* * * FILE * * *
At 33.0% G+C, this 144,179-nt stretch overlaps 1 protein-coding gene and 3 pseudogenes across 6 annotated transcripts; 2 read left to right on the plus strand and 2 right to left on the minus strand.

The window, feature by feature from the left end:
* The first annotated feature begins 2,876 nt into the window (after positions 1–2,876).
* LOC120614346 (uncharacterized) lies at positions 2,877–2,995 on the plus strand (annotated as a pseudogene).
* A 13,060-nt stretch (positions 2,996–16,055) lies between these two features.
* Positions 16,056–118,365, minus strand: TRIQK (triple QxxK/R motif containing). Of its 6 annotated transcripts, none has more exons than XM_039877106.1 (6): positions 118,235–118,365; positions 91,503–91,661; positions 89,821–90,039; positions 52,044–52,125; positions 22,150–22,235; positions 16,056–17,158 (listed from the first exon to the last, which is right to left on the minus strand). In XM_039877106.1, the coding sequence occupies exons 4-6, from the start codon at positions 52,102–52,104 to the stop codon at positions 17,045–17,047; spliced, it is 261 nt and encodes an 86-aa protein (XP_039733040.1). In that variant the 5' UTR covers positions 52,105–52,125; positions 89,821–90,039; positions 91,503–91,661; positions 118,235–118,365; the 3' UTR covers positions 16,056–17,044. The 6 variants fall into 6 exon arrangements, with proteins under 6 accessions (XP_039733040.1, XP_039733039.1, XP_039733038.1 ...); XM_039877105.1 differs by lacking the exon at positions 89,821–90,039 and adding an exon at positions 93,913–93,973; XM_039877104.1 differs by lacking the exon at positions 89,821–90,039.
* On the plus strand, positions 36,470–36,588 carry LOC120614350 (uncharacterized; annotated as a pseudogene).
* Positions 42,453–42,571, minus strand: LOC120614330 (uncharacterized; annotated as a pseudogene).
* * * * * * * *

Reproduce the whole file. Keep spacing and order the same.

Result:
At 33.0% G+C, this 144,179-nt stretch overlaps 1 protein-coding gene and 3 pseudogenes across 6 annotated transcripts; 2 read left to right on the plus strand and 2 right to left on the minus strand.

The window, feature by feature from the left end:
* The first annotated feature begins 2,876 nt into the window (after positions 1–2,876).
* LOC120614346 (uncharacterized) lies at positions 2,877–2,995 on the plus strand (annotated as a pseudogene).
* A 13,060-nt stretch (positions 2,996–16,055) lies between these two features.
* Positions 16,056–118,365, minus strand: TRIQK (triple QxxK/R motif containing). Of its 6 annotated transcripts, none has more exons than XM_039877106.1 (6): positions 118,235–118,365; positions 91,503–91,661; positions 89,821–90,039; positions 52,044–52,125; positions 22,150–22,235; positions 16,056–17,158 (listed from the first exon to the last, which is right to left on the minus strand). In XM_039877106.1, the coding sequence occupies exons 4-6, from the start codon at positions 52,102–52,104 to the stop codon at positions 17,045–17,047; spliced, it is 261 nt and encodes an 86-aa protein (XP_039733040.1). In that variant the 5' UTR covers positions 52,105–52,125; positions 89,821–90,039; positions 91,503–91,661; positions 118,235–118,365; the 3' UTR covers positions 16,056–17,044. The 6 variants fall into 6 exon arrangements, with proteins under 6 accessions (XP_039733040.1, XP_039733039.1, XP_039733038.1 ...); XM_039877105.1 differs by lacking the exon at positions 89,821–90,039 and adding an exon at positions 93,913–93,973; XM_039877104.1 differs by lacking the exon at positions 89,821–90,039.
* On the plus strand, positions 36,470–36,588 carry LOC120614350 (uncharacterized; annotated as a pseudogene).
* Positions 42,453–42,571, minus strand: LOC120614330 (uncharacterized; annotated as a pseudogene).